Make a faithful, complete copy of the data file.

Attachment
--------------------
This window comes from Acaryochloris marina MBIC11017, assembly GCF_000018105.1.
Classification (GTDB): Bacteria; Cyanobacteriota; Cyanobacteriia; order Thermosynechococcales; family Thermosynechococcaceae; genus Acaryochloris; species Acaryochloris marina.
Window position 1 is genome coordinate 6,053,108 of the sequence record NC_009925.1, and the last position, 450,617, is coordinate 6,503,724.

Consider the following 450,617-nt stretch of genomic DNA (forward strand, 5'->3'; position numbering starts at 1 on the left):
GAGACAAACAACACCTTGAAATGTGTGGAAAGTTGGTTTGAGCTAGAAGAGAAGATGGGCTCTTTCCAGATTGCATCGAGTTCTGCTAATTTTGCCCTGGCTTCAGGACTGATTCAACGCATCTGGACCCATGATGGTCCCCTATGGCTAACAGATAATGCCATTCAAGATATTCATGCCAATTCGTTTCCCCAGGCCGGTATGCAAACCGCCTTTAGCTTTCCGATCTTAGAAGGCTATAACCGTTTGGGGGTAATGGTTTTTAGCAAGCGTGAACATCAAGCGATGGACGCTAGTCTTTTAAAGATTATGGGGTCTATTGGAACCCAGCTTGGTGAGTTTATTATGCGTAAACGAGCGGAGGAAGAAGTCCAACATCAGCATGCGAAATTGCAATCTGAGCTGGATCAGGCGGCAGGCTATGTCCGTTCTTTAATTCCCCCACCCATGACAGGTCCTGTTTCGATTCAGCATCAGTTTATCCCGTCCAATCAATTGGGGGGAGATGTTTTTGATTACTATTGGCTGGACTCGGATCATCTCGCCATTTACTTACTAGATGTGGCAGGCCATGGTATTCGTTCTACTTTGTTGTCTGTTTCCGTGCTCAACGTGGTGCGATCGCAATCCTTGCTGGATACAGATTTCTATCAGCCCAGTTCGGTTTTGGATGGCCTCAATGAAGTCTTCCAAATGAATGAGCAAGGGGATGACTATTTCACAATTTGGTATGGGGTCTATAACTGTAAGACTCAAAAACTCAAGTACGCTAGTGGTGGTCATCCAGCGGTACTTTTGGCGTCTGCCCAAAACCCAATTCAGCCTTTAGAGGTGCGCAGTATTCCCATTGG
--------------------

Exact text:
This window comes from Acaryochloris marina MBIC11017, assembly GCF_000018105.1.
Classification (GTDB): Bacteria; Cyanobacteriota; Cyanobacteriia; order Thermosynechococcales; family Thermosynechococcaceae; genus Acaryochloris; species Acaryochloris marina.
Window position 1 is genome coordinate 6,053,108 of the sequence record NC_009925.1, and the last position, 450,617, is coordinate 6,503,724.

Consider the following 450,617-nt stretch of genomic DNA (forward strand, 5'->3'; position numbering starts at 1 on the left):
GAGACAAACAACACCTTGAAATGTGTGGAAAGTTGGTTTGAGCTAGAAGAGAAGATGGGCTCTTTCCAGATTGCATCGAGTTCTGCTAATTTTGCCCTGGCTTCAGGACTGATTCAACGCATCTGGACCCATGATGGTCCCCTATGGCTAACAGATAATGCCATTCAAGATATTCATGCCAATTCGTTTCCCCAGGCCGGTATGCAAACCGCCTTTAGCTTTCCGATCTTAGAAGGCTATAACCGTTTGGGGGTAATGGTTTTTAGCAAGCGTGAACATCAAGCGATGGACGCTAGTCTTTTAAAGATTATGGGGTCTATTGGAACCCAGCTTGGTGAGTTTATTATGCGTAAACGAGCGGAGGAAGAAGTCCAACATCAGCATGCGAAATTGCAATCTGAGCTGGATCAGGCGGCAGGCTATGTCCGTTCTTTAATTCCCCCACCCATGACAGGTCCTGTTTCGATTCAGCATCAGTTTATCCCGTCCAATCAATTGGGGGGAGATGTTTTTGATTACTATTGGCTGGACTCGGATCATCTCGCCATTTACTTACTAGATGTGGCAGGCCATGGTATTCGTTCTACTTTGTTGTCTGTTTCCGTGCTCAACGTGGTGCGATCGCAATCCTTGCTGGATACAGATTTCTATCAGCCCAGTTCGGTTTTGGATGGCCTCAATGAAGTCTTCCAAATGAATGAGCAAGGGGATGACTATTTCACAATTTGGTATGGGGTCTATAACTGTAAGACTCAAAAACTCAAGTACGCTAGTGGTGGTCATCCAGCGGTACTTTTGGCGTCTGCCCAAAACCCAATTCAGCCTTTAGAGGTGCGCAGTATTCCCATTGG